As cats age into senior and geriatric ages, there are important considerations that can dramatically improve their quality of life.
As the domestic cat grows in popularity as a pet, caregivers get better at providing everything your cat needs to stay healthy. Cats may live longer as a result, but do they lead better lives? We need to focus more than ever on the wellbeing of the aging cat population.
What is a senior cat? When are they considered geriatric? The AAFP Senior Care Guidelines 2021 Task Force has updated the age categories to be patient-dependent (Table 1) .1 The senior and geriatric years are a special time for caregivers and their cats. The veterinary team has a direct role to play in providing support and guidance. Our aging cat patients should visit us at least every 6 months, sometimes 4 depending on their health. With more visits, we can diagnose diseases earlier, treat diseases more successfully, and improve patient stability and quality of life.
Each visit should include an assessment of the patient’s medical history, including changes in behavior. Any suspicion or confirmation of pain requires the use of analgesics before continuing the visit. A thorough physical exam and a minimal database are integral parts of the visit, including blood pressure, clinical chemistry, total T4, CBC, and urinalysis. Body weight, body condition score and muscle condition score can be assessed at each visit. Noteworthy are negative trends in these parameters, which often precede the onset of a manifest disease.
Equally important are the conversations we have with the caregiver and how we lead them through the cat’s golden years. Our detailed medical history can be improved by providing caregivers with validated questionnaires on mobility and quality of life. With each passing visit, trends identified enable us to guide the caregiver. Housing and access for the aging cat within the home are critical to improving the quality of life. The instructions are ideally based on the 5 pillars of a healthy cat environment (Table 2), adapted to the declining senses of the aging cat, limited mobility and specific health conditions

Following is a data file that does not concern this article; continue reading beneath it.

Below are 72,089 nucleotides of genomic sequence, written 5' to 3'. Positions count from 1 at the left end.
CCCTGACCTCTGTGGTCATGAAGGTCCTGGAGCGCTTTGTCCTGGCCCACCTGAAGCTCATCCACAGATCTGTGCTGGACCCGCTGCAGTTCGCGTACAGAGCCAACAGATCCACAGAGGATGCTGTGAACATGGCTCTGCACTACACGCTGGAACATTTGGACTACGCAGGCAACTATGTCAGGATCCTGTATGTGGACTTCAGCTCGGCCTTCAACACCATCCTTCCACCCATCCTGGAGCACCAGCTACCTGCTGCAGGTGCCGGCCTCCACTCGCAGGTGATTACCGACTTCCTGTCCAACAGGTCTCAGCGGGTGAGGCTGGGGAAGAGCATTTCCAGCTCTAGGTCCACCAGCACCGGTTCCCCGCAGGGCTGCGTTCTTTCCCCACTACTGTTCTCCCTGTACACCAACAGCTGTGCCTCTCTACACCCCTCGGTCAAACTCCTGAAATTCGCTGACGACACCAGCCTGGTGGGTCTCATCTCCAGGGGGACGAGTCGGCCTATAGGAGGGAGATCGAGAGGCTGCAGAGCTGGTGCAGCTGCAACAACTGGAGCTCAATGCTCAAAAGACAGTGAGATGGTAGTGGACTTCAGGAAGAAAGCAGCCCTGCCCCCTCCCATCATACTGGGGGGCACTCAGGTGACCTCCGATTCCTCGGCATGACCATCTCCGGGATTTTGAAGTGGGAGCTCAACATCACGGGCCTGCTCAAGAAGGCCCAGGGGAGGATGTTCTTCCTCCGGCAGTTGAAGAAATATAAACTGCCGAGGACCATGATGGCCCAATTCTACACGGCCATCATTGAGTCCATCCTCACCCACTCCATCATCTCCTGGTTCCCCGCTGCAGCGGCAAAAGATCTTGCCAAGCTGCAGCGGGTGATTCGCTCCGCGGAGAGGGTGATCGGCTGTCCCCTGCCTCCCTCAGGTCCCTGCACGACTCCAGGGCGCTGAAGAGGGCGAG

For example, an older cat with arthritis is likely to need more access to resources such as food, water, and litter boxes. More of each resource, further distributed throughout the house, is ideal. The resources should also be in an easier-to-use or patient-preferred version. Litter boxes should either be low-walled or, if high-walled, translucent with an easily accessible door (Figure 1). Flat plates and wide bowls may be preferred by seniors over traditional food and water bowls (Figures 2 and 3).
Figure 1. A homemade, tall, clear, litter box has a low entry point for aging cats with mobility issues.
Figure 2. Aging cats may prefer low-walled or shallow food and water containers over traditional cat bowls.
Figure 3. An example of a shallow food jar that is easy to access for aging cats.
Regular reassessment of quality of life factors can be helpful in helping the client with relief and decision making at the end of life. There are many quality of life scales available for caregivers including the HHHHHMM scale and the Lap of Love Veterinary Hospice & In-Home Euthanasia scale. It is helpful if we can name 1 or 2 contact persons for the caregiver with whom they can build a trusting relationship over the years. Providing our guidance and a listening ear to caregivers requires additional time and effort, but is valuable to the family. When they remember their pet, they will also remember the support, time and effort we went into to support them on their journey – a memory that is worth gold.
- Ray M, Carney HC, Boynton B, Quimby J, Robertson S, Denis KS et al. 2021 AAFP guidelines for the care of cats for the elderly. J Feline Med Surg. 2021; 23 (7): 613-38.